Our results demonstrate that clarithromycin modulates TNF-α-induced NF-κB activation in U-937, Jurkat, and A549 cells and PBMC and modulates SEA-induced NF-κB activation in PBMC. The results of the CAT assay indicated that clarithromycin inhibits the transcription linked to NF-κB in U-937 cells. It is important to note that, while this report was in the final stage of preparation, Aoki and Kao published evidence consistent with the above observations (1). They noted that Jurkat T cells incubated with erythromycin and stimulated with phorbol 12-myristate 13-acetate and ionomycin showed reduced NF-κB activation. We proved that clarithromycin inhibited NF-κB activation in not only T cells but also monocytes/macrophages and pulmonary epithelial cells.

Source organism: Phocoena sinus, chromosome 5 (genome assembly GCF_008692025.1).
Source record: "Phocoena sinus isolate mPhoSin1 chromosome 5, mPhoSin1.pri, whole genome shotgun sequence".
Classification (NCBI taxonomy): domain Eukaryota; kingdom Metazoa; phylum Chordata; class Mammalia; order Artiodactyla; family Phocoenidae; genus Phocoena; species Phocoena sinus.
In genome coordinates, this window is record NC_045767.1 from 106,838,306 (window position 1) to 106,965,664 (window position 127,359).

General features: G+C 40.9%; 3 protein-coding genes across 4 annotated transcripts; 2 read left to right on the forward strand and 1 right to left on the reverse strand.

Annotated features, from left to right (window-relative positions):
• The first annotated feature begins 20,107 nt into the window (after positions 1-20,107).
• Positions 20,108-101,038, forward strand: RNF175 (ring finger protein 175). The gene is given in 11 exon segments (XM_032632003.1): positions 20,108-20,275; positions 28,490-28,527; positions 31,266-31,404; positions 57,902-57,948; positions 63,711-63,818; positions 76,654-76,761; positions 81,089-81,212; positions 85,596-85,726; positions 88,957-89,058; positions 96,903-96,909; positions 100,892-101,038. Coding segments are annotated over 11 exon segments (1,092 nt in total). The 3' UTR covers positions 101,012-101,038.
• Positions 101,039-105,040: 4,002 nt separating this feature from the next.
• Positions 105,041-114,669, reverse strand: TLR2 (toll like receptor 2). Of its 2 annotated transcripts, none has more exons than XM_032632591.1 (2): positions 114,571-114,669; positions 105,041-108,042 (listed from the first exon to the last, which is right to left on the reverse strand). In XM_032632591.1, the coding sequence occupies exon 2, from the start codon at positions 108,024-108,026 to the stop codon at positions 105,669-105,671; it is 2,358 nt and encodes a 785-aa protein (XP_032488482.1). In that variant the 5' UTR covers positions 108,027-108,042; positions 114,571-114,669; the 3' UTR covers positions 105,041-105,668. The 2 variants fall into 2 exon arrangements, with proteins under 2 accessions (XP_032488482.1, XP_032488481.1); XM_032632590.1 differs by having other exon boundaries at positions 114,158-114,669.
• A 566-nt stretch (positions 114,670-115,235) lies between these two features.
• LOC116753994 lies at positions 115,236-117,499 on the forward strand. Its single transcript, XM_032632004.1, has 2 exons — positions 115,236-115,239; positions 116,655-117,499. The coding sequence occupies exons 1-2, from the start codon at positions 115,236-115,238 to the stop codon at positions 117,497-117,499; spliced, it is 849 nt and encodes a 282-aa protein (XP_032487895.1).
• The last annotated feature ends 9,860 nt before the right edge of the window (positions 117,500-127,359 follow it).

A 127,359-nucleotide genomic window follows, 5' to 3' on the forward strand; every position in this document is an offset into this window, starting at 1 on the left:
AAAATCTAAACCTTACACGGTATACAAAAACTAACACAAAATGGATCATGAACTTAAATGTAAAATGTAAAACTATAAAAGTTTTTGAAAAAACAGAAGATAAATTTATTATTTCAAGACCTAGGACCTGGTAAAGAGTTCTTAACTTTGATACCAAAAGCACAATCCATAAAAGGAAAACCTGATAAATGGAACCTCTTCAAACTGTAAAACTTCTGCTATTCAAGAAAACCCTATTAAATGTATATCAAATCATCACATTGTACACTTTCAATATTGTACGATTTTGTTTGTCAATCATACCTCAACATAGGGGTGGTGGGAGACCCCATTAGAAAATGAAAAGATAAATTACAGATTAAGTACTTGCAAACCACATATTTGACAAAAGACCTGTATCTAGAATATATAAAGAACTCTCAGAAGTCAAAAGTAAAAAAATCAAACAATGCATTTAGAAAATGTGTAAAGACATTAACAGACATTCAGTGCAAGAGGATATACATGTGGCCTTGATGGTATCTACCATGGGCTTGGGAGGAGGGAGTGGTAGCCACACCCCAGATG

In infants administered a single oral dose of 5 or 10 mg/kg of body weight, the maximum concentrations of the drug in plasma were 2.26 ± 0.42 and 3.23 μg/ml, respectively (9). In adults administered an oral dose of 500 mg nine times at 12-h intervals, the concentration of clarithomycin in plasma was 3.29 ± 0.94 μg/ml at 4 h (30). The concentrations of clarithromycin in bronchopulmonary epithelial lining fluid (ELF) were 34.02 ± 5.16 μg/ml at 4 h, 20.63 ± 4.49 μg/ml at 8 h, 23.01 ± 11.9 μg/ml at 12 h, and 4.17 ± 0.29 μg/ml at 24 h in adults administered an oral dose of 500 mg nine times at 12-h intervals (30). The mean levels of clarithromycin at a mean time of 4.25 h were 4.0 μg/ml in serum, 20.5 μg/ml in ELF, and 372.7 μg/ml in alveolar cells in adults administered an oral dose of 500 mg seven times at 12-h intervals (13). Our results suggested that therapeutic clarithromycin administration has an anti-inflammatory effect by inhibition of NF-κB activation, because flow-cytometric analysis demonstrated that 3 and 10 μg of clarithromycin/ml significantly inhibited NF-κB activation in U-937 cells and Jurkat cells, respectively. Western blot analysis revealed that only 3 μg of clarithromycin/ml inhibited NF-κB activation in A549 cells.